Government urges power companies to invest in grid protection in risk management process

The government encouraged utility companies to protect electric grids across the United States from increasingly frequent weather disruptions, which could change electricity sourcing, according to Bloomberg. Suggestions for a new risk management process for power companies include installing smart meters and using microgrids.

The President's Council of Economic Advisers and the U.S. Department of Energy worked together in assessing the causes and the financial impact of power outages. In a report released by the Executive Office of the President, the government reported that as the prominent cause of power outages between 2003 and 2012, severe weather contributed to approximately 679 power outages that cost the U.S. an average of $18 billion to $33 billion annually, when adjusted for inflation. Major storms like Hurricane Sandy in 2012 are estimated to have cost between $27 billion to $52 billion. During Sandy, 650,000 homes were damaged and 8.5 million customers were without power.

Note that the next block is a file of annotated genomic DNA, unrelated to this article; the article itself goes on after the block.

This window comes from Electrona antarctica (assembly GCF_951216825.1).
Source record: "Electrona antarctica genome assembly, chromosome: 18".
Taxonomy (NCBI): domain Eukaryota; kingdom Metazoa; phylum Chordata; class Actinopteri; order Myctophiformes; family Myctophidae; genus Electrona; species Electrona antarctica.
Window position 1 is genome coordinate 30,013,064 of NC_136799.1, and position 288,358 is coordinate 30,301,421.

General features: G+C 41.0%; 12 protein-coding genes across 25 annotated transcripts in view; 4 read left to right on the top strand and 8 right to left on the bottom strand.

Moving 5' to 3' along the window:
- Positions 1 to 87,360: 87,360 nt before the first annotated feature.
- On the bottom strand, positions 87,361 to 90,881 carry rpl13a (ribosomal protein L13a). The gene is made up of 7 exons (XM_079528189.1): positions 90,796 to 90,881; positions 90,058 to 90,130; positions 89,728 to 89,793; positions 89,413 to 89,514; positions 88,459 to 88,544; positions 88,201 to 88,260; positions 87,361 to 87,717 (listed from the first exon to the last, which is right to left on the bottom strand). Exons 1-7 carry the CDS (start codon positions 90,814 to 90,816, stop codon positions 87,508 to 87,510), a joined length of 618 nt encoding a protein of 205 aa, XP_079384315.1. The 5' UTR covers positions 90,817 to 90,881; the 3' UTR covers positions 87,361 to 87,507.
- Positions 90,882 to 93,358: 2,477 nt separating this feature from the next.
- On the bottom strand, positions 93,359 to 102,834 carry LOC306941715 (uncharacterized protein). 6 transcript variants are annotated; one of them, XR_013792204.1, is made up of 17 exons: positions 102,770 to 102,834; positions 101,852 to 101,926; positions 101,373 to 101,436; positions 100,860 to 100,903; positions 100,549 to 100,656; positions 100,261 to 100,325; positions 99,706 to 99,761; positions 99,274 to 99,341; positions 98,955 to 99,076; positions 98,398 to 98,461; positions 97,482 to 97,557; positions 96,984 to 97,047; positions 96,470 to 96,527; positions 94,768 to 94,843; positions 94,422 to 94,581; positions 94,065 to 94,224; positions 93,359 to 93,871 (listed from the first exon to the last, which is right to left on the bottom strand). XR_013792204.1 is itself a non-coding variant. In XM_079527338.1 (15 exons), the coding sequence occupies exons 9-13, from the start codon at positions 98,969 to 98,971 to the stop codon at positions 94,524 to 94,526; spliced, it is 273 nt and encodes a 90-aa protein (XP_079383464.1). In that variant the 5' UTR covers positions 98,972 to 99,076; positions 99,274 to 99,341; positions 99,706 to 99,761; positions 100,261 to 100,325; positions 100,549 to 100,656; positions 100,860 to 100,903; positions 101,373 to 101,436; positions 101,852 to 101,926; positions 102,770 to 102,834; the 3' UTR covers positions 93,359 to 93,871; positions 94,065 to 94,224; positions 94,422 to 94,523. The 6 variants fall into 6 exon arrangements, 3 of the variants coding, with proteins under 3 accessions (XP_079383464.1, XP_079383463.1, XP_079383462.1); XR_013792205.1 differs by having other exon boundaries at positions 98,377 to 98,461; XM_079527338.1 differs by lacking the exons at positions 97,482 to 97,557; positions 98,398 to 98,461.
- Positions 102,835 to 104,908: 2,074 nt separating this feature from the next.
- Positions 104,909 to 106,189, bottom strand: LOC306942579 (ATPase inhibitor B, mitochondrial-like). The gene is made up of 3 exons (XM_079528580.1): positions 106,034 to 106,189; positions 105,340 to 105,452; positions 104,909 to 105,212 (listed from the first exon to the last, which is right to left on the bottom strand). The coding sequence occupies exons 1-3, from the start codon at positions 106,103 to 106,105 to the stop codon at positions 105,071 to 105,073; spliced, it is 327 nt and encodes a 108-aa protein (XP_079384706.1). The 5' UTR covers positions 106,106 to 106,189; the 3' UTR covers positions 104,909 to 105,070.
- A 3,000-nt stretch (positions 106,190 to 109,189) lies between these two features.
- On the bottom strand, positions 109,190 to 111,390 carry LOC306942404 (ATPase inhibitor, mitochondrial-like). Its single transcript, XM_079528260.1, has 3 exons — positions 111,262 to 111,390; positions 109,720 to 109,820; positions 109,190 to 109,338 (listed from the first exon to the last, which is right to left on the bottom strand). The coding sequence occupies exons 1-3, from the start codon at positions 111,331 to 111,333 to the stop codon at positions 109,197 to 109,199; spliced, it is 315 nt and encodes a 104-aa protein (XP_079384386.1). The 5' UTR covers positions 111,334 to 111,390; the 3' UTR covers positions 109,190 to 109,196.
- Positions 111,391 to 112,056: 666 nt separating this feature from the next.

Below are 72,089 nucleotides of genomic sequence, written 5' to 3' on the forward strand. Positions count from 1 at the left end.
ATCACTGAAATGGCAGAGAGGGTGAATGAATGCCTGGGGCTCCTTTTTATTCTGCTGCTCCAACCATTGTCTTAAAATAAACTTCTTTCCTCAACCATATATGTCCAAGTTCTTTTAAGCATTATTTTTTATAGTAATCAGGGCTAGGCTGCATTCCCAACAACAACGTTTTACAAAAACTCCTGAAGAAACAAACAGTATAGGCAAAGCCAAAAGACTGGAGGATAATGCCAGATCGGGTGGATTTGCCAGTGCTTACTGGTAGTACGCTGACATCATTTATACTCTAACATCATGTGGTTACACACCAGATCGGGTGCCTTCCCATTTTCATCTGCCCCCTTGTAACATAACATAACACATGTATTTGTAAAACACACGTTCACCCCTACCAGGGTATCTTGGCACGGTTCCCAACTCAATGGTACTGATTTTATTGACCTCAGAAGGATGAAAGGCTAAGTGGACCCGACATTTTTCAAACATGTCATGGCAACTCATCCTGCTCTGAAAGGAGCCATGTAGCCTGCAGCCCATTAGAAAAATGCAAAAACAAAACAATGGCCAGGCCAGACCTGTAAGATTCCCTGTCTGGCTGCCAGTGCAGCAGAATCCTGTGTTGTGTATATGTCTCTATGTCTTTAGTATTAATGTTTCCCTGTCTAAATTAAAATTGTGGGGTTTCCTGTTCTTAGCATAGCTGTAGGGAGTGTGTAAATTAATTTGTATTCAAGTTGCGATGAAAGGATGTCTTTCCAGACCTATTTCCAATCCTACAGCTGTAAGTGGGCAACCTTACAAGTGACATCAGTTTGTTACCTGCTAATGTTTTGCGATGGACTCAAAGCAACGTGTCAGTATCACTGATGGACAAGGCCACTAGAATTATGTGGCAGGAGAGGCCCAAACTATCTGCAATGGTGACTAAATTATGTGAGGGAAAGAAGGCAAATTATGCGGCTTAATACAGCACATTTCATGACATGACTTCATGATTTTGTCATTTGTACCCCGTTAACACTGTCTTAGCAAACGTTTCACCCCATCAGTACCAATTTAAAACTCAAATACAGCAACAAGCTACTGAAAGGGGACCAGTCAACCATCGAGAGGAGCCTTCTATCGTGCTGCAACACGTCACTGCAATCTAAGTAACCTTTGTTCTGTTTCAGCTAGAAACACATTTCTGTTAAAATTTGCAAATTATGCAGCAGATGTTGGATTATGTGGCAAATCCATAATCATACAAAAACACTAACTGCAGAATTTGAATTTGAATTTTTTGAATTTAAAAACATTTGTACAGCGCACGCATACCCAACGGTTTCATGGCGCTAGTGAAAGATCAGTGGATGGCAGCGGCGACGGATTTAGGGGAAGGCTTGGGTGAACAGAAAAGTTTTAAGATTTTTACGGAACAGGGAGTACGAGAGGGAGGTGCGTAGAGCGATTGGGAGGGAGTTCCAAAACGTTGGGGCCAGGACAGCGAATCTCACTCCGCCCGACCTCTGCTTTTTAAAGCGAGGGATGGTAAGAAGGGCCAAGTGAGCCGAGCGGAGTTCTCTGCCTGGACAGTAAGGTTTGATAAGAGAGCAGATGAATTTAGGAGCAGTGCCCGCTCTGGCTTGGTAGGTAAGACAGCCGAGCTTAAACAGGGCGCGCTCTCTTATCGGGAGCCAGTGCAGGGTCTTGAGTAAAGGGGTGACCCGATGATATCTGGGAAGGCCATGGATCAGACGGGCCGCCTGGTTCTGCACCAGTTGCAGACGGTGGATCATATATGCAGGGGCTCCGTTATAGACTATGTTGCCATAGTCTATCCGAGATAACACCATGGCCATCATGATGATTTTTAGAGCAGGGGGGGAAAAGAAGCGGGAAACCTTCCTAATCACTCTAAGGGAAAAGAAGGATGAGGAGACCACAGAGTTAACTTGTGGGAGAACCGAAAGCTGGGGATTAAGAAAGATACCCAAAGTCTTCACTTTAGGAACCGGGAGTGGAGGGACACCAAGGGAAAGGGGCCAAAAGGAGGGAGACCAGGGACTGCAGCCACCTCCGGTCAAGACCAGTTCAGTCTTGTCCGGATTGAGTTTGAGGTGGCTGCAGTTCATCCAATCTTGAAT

The risk and damages associated with this type of weather is only expected to grow as scientific research projects more serious weather phenomena.

"The number of outages caused by severe weather is expected to rise as climate change increases the frequency and intensity of hurricanes, blizzards, floods and other extreme weather events," the report said.

While the government did not issue mandates for electric utilities companies, it did encourage them to invest in grid protection to increase reliability of power sources. This can include purchasing storage devices powered by renewable energy, metering systems used to locate outages precisely and microgrids to prevent outages from crippling the whole network.

In the case of Hurricane Sandy, the U.S. Department of Energy's investment in smart grids mitigated the period of outages for thousands of customers. The report also included other suggestions to reduce the amount of greenhouse-gas emissions, which are thought to induce severe weather phenomenon.

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